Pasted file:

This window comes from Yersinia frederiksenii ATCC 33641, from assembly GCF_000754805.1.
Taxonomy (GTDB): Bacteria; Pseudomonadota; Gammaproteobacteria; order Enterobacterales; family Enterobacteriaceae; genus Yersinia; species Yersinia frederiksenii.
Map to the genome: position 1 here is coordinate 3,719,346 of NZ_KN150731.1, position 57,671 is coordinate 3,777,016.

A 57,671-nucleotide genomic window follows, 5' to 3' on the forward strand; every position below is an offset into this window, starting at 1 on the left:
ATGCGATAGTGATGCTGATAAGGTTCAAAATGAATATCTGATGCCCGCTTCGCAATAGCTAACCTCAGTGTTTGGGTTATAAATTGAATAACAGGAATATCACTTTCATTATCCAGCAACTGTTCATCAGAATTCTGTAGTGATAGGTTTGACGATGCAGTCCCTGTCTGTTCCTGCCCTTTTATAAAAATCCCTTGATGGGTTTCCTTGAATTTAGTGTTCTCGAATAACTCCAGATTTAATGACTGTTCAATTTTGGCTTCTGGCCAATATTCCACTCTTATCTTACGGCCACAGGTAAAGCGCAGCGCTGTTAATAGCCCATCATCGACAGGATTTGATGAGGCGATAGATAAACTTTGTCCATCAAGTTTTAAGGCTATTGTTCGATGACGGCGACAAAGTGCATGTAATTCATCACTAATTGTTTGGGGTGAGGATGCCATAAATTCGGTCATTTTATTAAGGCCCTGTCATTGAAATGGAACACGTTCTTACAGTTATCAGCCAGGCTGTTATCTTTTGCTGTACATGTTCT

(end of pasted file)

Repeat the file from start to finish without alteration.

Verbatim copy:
This window comes from Yersinia frederiksenii ATCC 33641, from assembly GCF_000754805.1.
Taxonomy (GTDB): Bacteria; Pseudomonadota; Gammaproteobacteria; order Enterobacterales; family Enterobacteriaceae; genus Yersinia; species Yersinia frederiksenii.
Map to the genome: position 1 here is coordinate 3,719,346 of NZ_KN150731.1, position 57,671 is coordinate 3,777,016.

A 57,671-nucleotide genomic window follows, 5' to 3' on the forward strand; every position below is an offset into this window, starting at 1 on the left:
ATGCGATAGTGATGCTGATAAGGTTCAAAATGAATATCTGATGCCCGCTTCGCAATAGCTAACCTCAGTGTTTGGGTTATAAATTGAATAACAGGAATATCACTTTCATTATCCAGCAACTGTTCATCAGAATTCTGTAGTGATAGGTTTGACGATGCAGTCCCTGTCTGTTCCTGCCCTTTTATAAAAATCCCTTGATGGGTTTCCTTGAATTTAGTGTTCTCGAATAACTCCAGATTTAATGACTGTTCAATTTTGGCTTCTGGCCAATATTCCACTCTTATCTTACGGCCACAGGTAAAGCGCAGCGCTGTTAATAGCCCATCATCGACAGGATTTGATGAGGCGATAGATAAACTTTGTCCATCAAGTTTTAAGGCTATTGTTCGATGACGGCGACAAAGTGCATGTAATTCATCACTAATTGTTTGGGGTGAGGATGCCATAAATTCGGTCATTTTATTAAGGCCCTGTCATTGAAATGGAACACGTTCTTACAGTTATCAGCCAGGCTGTTATCTTTTGCTGTACATGTTCT